Metaphor and intersubjectivity: Evidence from emotions, morality and politics

Augusto Soares da Silva

Although intersubjectivity has been a prominent theme in recent cognitive linguistics, philosophy of mind and cognitive science research (e.g. Verhagen 2005; Zlatev et al. 2008; Davidse, Vandelanotte & Cuyckens 2010; Foolen et al. 2012; Fusaroli, Demuru & Borghi 2012; Gallagher 2017; Tantucci 2021), few studies have analyzed metaphor and figurative language in general from the perspective of intersubjectivity (Soares da Silva 2021). This presentation approaches conceptual metaphor as a potentially intersubjective phenomenon, arguing that metaphor is not only a powerful thought-structuring device, but also an efficient communicative and intersubjective discourse strategy, serving social and cultural contextualized needs. Metaphor as well as the other figures should therefore be studied as cognitive and communicative processes grounded in intersubjective interaction, using a usage-based empirical methodology.
The intersubjectivity of metaphor will be addressed not just as a linguistic mechanism for coding and monitoring speaker-hearer relations, but also and especially from the viewpoint of three other definitions of intersubjectivity. The first one is intersubjectivity as cognitive coordination (Verhagen 2005), joint attention (Tomasello 2008, Zlatev 2008), mutually shared attention to the situational context, as associated with the notion of common ground (Clark 1996, Verhagen 2015). This immediate intersubjectivity encompasses “primary intersubjectivity”, involving sensory-motor processes generated in face-to-face interaction, and “secondary intersubjectivity”, involving joint attention and joint action in pragmatic contexts (Gallagher 2017). If the key notion of embodiment includes not only the bodily sensory-motor basis of cognition but also social situatedness and intersubjective interaction, then metaphor is a prime example of the intersubjectivity of embodied cognition. The second definition is an extended sense of intersubjectivity, understood as shared culture or sedimented socio-cultural normativity. Metaphor is also a prime product of a culture and a community. Finally, intersubjectivity will also be approached from a metalinguistic perspective, as part of a growing acknowledgment that cognitive linguistics needs to incorporate an interactional, social conception of language (e.g. Geeraerts 2016). Metaphor is at the heart of this social turn, as advocated by the so-called Critical, Socio-Cognitive Approaches to metaphor developed in the past few years (Romano, in press).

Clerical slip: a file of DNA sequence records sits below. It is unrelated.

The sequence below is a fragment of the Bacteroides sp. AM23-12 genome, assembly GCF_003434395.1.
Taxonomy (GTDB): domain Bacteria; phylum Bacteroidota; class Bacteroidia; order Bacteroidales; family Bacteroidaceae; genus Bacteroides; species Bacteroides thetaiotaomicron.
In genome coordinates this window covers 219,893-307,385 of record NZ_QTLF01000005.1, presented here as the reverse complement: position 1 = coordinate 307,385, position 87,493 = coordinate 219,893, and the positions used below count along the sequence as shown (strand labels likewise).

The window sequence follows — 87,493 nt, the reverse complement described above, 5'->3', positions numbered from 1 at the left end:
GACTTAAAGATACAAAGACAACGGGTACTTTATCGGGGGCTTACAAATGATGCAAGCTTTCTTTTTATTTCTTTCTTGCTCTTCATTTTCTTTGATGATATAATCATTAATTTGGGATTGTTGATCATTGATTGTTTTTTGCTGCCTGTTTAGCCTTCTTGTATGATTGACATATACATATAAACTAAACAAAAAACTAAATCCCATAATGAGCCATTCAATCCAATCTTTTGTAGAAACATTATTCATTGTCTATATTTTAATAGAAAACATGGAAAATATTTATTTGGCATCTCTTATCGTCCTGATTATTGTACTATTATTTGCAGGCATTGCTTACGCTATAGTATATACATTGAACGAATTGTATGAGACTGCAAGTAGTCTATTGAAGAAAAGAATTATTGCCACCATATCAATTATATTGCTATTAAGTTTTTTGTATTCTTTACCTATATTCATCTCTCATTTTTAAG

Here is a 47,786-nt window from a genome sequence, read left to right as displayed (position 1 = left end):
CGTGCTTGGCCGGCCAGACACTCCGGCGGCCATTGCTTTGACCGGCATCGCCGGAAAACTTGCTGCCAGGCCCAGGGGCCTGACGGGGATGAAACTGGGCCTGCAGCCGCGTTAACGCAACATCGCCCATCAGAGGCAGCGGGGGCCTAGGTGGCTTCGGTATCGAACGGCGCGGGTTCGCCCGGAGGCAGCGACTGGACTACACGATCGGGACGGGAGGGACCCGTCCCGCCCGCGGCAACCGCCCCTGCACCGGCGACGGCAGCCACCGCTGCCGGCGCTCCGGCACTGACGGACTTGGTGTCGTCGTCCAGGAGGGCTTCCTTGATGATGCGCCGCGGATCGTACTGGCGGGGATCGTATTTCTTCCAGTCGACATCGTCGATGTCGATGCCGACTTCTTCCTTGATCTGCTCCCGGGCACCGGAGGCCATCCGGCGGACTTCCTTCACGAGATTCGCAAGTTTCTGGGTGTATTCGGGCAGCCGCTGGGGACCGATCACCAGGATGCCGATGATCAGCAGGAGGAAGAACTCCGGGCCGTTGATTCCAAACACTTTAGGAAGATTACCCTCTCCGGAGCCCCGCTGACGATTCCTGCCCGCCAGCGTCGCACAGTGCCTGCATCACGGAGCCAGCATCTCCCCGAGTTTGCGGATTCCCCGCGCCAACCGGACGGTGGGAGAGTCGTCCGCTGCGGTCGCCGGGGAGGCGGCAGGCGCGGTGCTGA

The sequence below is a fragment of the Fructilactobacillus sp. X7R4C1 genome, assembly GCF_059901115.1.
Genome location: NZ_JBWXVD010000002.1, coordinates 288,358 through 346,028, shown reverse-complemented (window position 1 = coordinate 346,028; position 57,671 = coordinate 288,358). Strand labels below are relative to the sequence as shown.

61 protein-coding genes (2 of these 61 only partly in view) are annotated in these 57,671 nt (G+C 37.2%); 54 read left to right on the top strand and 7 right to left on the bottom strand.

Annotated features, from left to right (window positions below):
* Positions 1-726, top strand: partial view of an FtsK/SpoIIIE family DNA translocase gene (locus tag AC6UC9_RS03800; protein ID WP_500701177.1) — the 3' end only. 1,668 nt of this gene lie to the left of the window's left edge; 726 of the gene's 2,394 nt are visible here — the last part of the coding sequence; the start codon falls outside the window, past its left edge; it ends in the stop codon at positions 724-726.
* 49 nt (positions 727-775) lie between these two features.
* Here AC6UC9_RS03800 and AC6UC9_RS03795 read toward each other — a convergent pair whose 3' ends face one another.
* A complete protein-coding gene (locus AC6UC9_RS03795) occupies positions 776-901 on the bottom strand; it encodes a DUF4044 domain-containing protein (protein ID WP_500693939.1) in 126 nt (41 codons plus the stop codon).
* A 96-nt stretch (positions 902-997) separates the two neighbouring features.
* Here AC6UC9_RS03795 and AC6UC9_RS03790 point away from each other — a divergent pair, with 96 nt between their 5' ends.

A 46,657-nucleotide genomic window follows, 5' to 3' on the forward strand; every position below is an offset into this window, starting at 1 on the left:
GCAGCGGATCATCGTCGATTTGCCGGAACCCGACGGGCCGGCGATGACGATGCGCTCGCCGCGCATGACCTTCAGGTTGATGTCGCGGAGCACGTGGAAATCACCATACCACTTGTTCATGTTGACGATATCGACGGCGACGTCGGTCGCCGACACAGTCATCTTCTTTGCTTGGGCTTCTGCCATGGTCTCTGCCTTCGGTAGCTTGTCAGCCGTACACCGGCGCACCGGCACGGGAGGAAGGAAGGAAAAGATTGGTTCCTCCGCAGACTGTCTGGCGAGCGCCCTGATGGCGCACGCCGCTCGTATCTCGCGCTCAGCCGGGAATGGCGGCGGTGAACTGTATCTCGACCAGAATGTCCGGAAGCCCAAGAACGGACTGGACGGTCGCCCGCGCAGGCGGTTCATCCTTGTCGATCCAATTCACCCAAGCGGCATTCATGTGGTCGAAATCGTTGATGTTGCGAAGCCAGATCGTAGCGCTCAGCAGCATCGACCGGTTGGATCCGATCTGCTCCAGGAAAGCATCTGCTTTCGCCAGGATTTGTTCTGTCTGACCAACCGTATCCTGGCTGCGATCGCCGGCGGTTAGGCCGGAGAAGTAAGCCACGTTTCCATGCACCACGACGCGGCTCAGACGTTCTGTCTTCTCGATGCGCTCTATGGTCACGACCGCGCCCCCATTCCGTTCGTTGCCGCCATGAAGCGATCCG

The intersubjectivity of metaphor will be analyzed in three interrelated domains using a corpus- and profile-based methodology. First of all, the cultural differences in the metaphorical conceptualization of emotions highlighting different patterns of affective regulation, intensity and somatization in European and Brazilian Portuguese (Soares da Silva 2021, 2022) provide empirical evidence for both the immediate and extended intersubjectivity of emotional embodiment. Metaphors used in the context of the financial crisis and austerity policies in the Portuguese press – grounded in the conservative and religious morality of self-discipline, punishment and future reward and acting as a highly persuasive tool for ideological, emotional and moral purposes (Soares da Silva 2016, 2020) –, as well as the strong import of polarizing metaphors in the populist far-right Twitter narratives of the Brazilian president Jair Bolsonaro, which reveal how religion and politics are intertwined in Brazilian popular culture (Soares da Silva & Peterssen, in press) also provide empirical evidence for both the immediate and extended intersubjectivity of metaphor in social-political contexts.

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